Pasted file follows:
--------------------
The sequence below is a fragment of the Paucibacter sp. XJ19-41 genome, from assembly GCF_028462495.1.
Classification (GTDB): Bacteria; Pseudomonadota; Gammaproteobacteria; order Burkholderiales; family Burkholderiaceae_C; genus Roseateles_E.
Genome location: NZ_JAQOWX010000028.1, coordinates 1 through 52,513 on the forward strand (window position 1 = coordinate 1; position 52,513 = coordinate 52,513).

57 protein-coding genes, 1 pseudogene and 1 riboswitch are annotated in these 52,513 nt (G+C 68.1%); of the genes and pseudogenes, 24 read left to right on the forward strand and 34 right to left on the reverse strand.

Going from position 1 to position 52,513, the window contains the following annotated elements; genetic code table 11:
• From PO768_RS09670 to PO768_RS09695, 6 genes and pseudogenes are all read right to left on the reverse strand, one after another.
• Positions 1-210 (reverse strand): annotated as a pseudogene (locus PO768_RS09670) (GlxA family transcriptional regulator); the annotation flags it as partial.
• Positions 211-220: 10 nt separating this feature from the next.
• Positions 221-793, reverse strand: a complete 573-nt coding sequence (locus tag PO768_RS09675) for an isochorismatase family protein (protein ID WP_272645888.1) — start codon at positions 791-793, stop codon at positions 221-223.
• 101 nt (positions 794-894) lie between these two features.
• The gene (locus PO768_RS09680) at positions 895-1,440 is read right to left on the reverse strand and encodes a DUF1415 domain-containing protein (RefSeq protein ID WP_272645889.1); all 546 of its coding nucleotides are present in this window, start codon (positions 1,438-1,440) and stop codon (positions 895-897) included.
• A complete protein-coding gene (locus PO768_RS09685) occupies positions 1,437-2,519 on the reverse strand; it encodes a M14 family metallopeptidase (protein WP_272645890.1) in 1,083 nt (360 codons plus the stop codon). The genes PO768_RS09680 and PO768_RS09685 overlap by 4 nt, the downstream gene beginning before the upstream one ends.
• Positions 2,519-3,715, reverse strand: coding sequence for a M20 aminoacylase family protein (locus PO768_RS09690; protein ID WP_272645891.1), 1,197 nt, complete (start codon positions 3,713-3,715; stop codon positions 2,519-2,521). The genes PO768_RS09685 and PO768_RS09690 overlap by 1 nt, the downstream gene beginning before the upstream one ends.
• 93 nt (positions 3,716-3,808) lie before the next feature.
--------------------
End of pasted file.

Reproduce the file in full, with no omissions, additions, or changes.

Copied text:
The sequence below is a fragment of the Paucibacter sp. XJ19-41 genome, from assembly GCF_028462495.1.
Classification (GTDB): Bacteria; Pseudomonadota; Gammaproteobacteria; order Burkholderiales; family Burkholderiaceae_C; genus Roseateles_E.
Genome location: NZ_JAQOWX010000028.1, coordinates 1 through 52,513 on the forward strand (window position 1 = coordinate 1; position 52,513 = coordinate 52,513).

57 protein-coding genes, 1 pseudogene and 1 riboswitch are annotated in these 52,513 nt (G+C 68.1%); of the genes and pseudogenes, 24 read left to right on the forward strand and 34 right to left on the reverse strand.

Going from position 1 to position 52,513, the window contains the following annotated elements; genetic code table 11:
• From PO768_RS09670 to PO768_RS09695, 6 genes and pseudogenes are all read right to left on the reverse strand, one after another.
• Positions 1-210 (reverse strand): annotated as a pseudogene (locus PO768_RS09670) (GlxA family transcriptional regulator); the annotation flags it as partial.
• Positions 211-220: 10 nt separating this feature from the next.
• Positions 221-793, reverse strand: a complete 573-nt coding sequence (locus tag PO768_RS09675) for an isochorismatase family protein (protein ID WP_272645888.1) — start codon at positions 791-793, stop codon at positions 221-223.
• 101 nt (positions 794-894) lie between these two features.
• The gene (locus PO768_RS09680) at positions 895-1,440 is read right to left on the reverse strand and encodes a DUF1415 domain-containing protein (RefSeq protein ID WP_272645889.1); all 546 of its coding nucleotides are present in this window, start codon (positions 1,438-1,440) and stop codon (positions 895-897) included.
• A complete protein-coding gene (locus PO768_RS09685) occupies positions 1,437-2,519 on the reverse strand; it encodes a M14 family metallopeptidase (protein WP_272645890.1) in 1,083 nt (360 codons plus the stop codon). The genes PO768_RS09680 and PO768_RS09685 overlap by 4 nt, the downstream gene beginning before the upstream one ends.
• Positions 2,519-3,715, reverse strand: coding sequence for a M20 aminoacylase family protein (locus PO768_RS09690; protein ID WP_272645891.1), 1,197 nt, complete (start codon positions 3,713-3,715; stop codon positions 2,519-2,521). The genes PO768_RS09685 and PO768_RS09690 overlap by 1 nt, the downstream gene beginning before the upstream one ends.
• 93 nt (positions 3,716-3,808) lie before the next feature.